supervisor. This may be a stage where a formal quality check is useful (see Quality Checks and Reflexivity). Modifications to a template usually take one or more of the following forms: 1. Inserting a theme - If you identify an issue in the text of relevance to the research question, but not covered by an existing code, you will need to define it as a new theme and add a code for it. 2. Deleting a theme - You may find it necessary to delete a theme because the material it covers is better included under a different code (or codes). You may also find that an a priori theme turns out not to be useful, and chose to remove it from the template. An initially-defined code may be deleted at the end of the process of template construction simply because the researcher has found no need to use it. 3. Changing the scope of a theme - Where you find that a theme is either too narrowly defined or too broadly defined to be useful, you can re-define it at a lower or higher level. 4. Changing the higher-order classification of a theme - You may decide that a theme initially classified as a sub-category of one higher-order theme fits better as a subcategory of a different higher-order theme. For more detail on these ways of modifying the template, with examples, see King (1998). Interpretation A common mistake made by inexperienced qualitative researchers is to think that interpreting findings is simply a matter of summarising the interview contents indexed under each theme. This is likely to result in a very flat, descriptive account that does little to bring participants experiences to life. In any case, most templates include dozens of themes (when you include all levels of coding); to summarise them all would only be possible in a document of thesis length, and would be in danger of invoking stupefaction rather than insight in the reader. You must remember that the template is not the end product of the analysis, but only a tool to help you produce an interpretation of the data that does as much justice as possible to its richness within the constraints of a formal report, paper, or dissertation. The way you interpret your data should be shaped by the aims of your study and the nature of the data itself; there is no set of hard-and-fast procedural rules to follow. However, from my own experience and that of others, I can offer some suggestions for strategies you might try, and draw attention to some of the pitfalls to avoid. Listing themes It is often helpful to compile a list of the themes occurring in each transcript something that most CAQDAS programmes (see Using Computers) can achieve quite easily. (If coding by hand, make sure you do it clearly and legibly colour-coding top-level themes can help). Such lists can help you give an overview of your thematic coding and may reveal interesting patterns, which warrant closer attention. You need, though, to be careful not to slip into using them in a positivistic way, as if themes were variables on which to compare sub-groups of participants. Especially, be very wary of assuming that the frequency with which themes occur is necessarily any kind of indicator of their salience. The fact that a theme is particularly common or rare - may point to something worth closer attention, but in qualitative analysis it must never be taken as any kind of "evidence" in and of itself. The process of listing themes is about raising questions, not answering them. Prioritising Interpreting data in a template analysis approach must involve making judgements about the salience of particular themes to the understanding you are attempting to build of the phenomena under investigation. If you fail to do this, you will simply be overwhelmed by the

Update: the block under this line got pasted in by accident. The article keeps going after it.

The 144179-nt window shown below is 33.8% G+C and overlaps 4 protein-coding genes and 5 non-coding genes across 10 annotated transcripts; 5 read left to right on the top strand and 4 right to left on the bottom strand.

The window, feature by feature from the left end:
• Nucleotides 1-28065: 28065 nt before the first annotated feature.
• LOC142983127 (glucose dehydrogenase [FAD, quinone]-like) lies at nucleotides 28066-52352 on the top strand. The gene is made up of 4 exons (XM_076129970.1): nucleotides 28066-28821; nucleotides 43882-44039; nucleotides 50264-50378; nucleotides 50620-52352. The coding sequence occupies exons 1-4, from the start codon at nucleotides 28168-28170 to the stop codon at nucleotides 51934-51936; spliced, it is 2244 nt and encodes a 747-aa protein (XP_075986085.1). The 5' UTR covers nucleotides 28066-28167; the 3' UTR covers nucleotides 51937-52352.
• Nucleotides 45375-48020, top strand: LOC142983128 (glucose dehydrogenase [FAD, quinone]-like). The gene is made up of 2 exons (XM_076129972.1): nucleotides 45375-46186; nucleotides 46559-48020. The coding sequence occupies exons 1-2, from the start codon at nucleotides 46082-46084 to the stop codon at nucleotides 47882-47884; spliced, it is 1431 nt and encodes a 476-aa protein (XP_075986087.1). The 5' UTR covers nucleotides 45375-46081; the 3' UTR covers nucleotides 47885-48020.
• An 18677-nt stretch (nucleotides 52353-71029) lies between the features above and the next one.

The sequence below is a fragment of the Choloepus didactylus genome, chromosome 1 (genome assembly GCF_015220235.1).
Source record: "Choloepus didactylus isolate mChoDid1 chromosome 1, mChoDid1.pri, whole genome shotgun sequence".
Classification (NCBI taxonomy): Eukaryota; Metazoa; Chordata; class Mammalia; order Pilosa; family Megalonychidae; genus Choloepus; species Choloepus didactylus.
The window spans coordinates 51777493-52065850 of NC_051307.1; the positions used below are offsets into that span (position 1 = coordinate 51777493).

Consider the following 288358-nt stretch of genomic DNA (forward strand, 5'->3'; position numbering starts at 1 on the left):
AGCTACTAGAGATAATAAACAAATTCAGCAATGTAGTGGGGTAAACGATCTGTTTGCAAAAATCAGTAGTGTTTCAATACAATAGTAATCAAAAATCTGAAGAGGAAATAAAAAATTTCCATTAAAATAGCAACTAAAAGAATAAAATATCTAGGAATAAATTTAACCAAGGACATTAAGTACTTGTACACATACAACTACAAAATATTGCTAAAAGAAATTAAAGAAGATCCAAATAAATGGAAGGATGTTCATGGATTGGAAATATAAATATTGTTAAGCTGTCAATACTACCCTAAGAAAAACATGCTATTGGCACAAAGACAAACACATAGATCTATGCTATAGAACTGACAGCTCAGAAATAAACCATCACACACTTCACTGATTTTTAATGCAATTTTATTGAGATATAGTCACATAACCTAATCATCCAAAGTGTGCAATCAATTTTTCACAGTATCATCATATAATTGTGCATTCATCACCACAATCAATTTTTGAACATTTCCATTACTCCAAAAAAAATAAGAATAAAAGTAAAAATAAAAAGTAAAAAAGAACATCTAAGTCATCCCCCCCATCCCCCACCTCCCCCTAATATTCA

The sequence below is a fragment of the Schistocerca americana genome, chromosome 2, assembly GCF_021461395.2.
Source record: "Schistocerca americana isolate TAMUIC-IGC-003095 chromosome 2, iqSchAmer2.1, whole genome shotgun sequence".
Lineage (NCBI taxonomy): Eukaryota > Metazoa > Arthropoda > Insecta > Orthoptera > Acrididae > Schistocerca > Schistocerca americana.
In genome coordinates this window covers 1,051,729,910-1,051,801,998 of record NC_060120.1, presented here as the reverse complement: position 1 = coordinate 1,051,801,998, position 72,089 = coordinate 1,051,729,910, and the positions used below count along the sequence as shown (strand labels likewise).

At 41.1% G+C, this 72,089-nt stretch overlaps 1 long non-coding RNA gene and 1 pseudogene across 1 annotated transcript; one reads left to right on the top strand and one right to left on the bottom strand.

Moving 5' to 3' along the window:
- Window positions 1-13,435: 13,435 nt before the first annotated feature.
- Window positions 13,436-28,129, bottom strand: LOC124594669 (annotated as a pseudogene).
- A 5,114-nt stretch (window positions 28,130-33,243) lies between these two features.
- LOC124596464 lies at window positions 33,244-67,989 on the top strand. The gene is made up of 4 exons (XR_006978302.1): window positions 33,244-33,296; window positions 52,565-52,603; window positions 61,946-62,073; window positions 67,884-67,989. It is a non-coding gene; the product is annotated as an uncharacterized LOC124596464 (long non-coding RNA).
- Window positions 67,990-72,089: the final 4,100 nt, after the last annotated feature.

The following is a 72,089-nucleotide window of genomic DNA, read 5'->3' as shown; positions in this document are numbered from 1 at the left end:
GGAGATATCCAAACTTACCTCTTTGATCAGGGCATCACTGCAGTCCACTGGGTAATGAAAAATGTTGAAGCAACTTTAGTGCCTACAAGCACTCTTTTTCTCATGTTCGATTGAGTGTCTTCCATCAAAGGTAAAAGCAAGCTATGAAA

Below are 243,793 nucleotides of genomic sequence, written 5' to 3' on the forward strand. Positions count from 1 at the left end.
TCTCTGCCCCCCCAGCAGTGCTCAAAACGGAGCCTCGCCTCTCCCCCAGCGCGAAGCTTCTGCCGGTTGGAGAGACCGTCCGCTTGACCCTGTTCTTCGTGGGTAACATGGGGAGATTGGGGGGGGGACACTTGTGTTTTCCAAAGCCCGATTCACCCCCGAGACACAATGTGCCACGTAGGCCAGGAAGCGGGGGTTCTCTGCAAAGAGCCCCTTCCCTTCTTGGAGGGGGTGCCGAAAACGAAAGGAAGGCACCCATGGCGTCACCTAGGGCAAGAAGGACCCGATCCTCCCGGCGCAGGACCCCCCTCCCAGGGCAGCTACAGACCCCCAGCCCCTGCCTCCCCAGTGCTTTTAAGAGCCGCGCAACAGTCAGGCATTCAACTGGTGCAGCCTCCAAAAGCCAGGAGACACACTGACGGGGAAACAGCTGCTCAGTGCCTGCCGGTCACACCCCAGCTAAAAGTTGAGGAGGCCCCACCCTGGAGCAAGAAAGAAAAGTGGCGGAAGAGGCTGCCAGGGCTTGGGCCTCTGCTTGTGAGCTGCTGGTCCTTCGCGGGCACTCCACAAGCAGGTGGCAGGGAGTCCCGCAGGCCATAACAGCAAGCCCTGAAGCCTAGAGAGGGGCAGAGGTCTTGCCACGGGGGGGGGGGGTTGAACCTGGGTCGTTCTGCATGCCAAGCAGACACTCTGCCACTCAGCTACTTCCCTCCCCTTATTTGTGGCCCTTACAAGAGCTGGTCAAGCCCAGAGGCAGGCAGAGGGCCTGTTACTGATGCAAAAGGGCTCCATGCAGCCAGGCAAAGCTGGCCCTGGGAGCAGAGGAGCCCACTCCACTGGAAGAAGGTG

amount of detail in your findings, and not be able to develop a coherent account from them. To prioritise, I often find it helpful to look at themes in the context of individual participants accounts, as well as examining the data across participants. Ask yourself which themes seem to get to the heart of a participants "story" in the interview transcript. Some may seem important because the participant keeps returning to them; others may stand out because of their strong emotional content. Going back to look closely at individual accounts is valuable because it can help you avoid one of the main pitfalls of thematic analyses; the tendency to focus too much on what is common across cases, and lose sight of the context in which themes are identified in individual accounts. Openness The opposite pitfall to that of failing to prioritise is that of narrowing the focus of your interpretation too soon. This may happen, for example, when you allow your initial research question to guide you so strongly that you disregard all themes that are not obviously of direct relevance. If a theme that does not appear to be relevant to your research question stands out as clearly important to your participants, it could mean that your research question itself was blinkered by your own unacknowledged assumptions. You may need to revise or add to the question(s) your research was seeking to address. Even if you do not feel this is necessary, the emergence of such strong though tangential themes might be helpful to discuss as part of the contextual background to the main focus of your analysis. It is easier to avoid the trap of prematurely narrowing the focus of your analysis if you are working with others who can challenge you and ensure that you reflect on the process. I return to this point on the Quality Checks and Reflexivity page. Writing up Your Study How you go about writing-up a study based on TA will of course be constrained by the requirements of different kinds of publication. For journal articles, as well as word length limits, you must take account of any constraints in terms of format, and you are always welladvised to look at the style of qualitative papers the journal has published in the past. Although many more journals take qualitative papers now than in the past, some expect them to conform much more to the standard quantitative style and structure than others. You generally have more freedom with book chapters, and can negotiate with editors over what they need from your contribution. For theses and dissertations, you should consult supervisors and course documentation for guidance; again looking at previous examples of similar projects is a good idea. Within the constraints imposed on you, there are three broad approaches to presenting your analysis which you could adopt: 1. Individual case-studies, followed by a discussion of differences and similarities between cases. Pros: Gives the reader a good grasp of the perspectives of individual participants. Ensures that the discussion of themes does not become too abstracted from participants accounts of their experience. Cons: Tends to take up a considerable amount of space, so difficult to use where word limits are tight. The reader can get bogged down in all the individual detail and find it hard to see the wider picture.